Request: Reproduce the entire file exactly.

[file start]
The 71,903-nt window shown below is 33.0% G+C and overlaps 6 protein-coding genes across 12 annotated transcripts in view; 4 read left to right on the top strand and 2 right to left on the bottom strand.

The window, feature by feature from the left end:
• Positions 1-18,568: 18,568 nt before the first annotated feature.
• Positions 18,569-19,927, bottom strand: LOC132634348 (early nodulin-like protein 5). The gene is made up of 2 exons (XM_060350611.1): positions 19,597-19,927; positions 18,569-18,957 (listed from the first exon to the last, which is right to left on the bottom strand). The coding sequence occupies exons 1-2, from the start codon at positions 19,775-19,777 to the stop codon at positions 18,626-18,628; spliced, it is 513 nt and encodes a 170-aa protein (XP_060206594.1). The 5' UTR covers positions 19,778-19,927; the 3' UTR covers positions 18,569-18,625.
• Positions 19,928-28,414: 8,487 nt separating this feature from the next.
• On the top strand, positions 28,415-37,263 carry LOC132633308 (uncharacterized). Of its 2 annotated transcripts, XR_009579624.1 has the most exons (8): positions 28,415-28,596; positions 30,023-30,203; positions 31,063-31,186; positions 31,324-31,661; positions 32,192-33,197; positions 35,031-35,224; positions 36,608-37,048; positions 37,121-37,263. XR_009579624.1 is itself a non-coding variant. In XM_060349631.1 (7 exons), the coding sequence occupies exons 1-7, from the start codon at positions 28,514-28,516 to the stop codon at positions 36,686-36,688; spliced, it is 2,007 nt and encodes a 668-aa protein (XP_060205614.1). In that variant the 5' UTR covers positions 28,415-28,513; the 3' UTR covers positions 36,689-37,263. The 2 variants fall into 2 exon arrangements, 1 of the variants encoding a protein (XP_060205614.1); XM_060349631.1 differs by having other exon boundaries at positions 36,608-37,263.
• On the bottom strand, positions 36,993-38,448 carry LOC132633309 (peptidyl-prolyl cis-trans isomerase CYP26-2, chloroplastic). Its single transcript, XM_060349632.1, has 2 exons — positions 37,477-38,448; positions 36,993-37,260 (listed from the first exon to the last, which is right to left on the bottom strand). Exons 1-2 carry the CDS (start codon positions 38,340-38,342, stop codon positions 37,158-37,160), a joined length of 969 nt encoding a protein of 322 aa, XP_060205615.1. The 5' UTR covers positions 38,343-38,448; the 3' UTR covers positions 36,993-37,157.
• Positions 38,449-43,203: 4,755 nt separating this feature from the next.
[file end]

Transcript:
The 71,903-nt window shown below is 33.0% G+C and overlaps 6 protein-coding genes across 12 annotated transcripts in view; 4 read left to right on the top strand and 2 right to left on the bottom strand.

The window, feature by feature from the left end:
• Positions 1-18,568: 18,568 nt before the first annotated feature.
• Positions 18,569-19,927, bottom strand: LOC132634348 (early nodulin-like protein 5). The gene is made up of 2 exons (XM_060350611.1): positions 19,597-19,927; positions 18,569-18,957 (listed from the first exon to the last, which is right to left on the bottom strand). The coding sequence occupies exons 1-2, from the start codon at positions 19,775-19,777 to the stop codon at positions 18,626-18,628; spliced, it is 513 nt and encodes a 170-aa protein (XP_060206594.1). The 5' UTR covers positions 19,778-19,927; the 3' UTR covers positions 18,569-18,625.
• Positions 19,928-28,414: 8,487 nt separating this feature from the next.
• On the top strand, positions 28,415-37,263 carry LOC132633308 (uncharacterized). Of its 2 annotated transcripts, XR_009579624.1 has the most exons (8): positions 28,415-28,596; positions 30,023-30,203; positions 31,063-31,186; positions 31,324-31,661; positions 32,192-33,197; positions 35,031-35,224; positions 36,608-37,048; positions 37,121-37,263. XR_009579624.1 is itself a non-coding variant. In XM_060349631.1 (7 exons), the coding sequence occupies exons 1-7, from the start codon at positions 28,514-28,516 to the stop codon at positions 36,686-36,688; spliced, it is 2,007 nt and encodes a 668-aa protein (XP_060205614.1). In that variant the 5' UTR covers positions 28,415-28,513; the 3' UTR covers positions 36,689-37,263. The 2 variants fall into 2 exon arrangements, 1 of the variants encoding a protein (XP_060205614.1); XM_060349631.1 differs by having other exon boundaries at positions 36,608-37,263.
• On the bottom strand, positions 36,993-38,448 carry LOC132633309 (peptidyl-prolyl cis-trans isomerase CYP26-2, chloroplastic). Its single transcript, XM_060349632.1, has 2 exons — positions 37,477-38,448; positions 36,993-37,260 (listed from the first exon to the last, which is right to left on the bottom strand). Exons 1-2 carry the CDS (start codon positions 38,340-38,342, stop codon positions 37,158-37,160), a joined length of 969 nt encoding a protein of 322 aa, XP_060205615.1. The 5' UTR covers positions 38,343-38,448; the 3' UTR covers positions 36,993-37,157.
• Positions 38,449-43,203: 4,755 nt separating this feature from the next.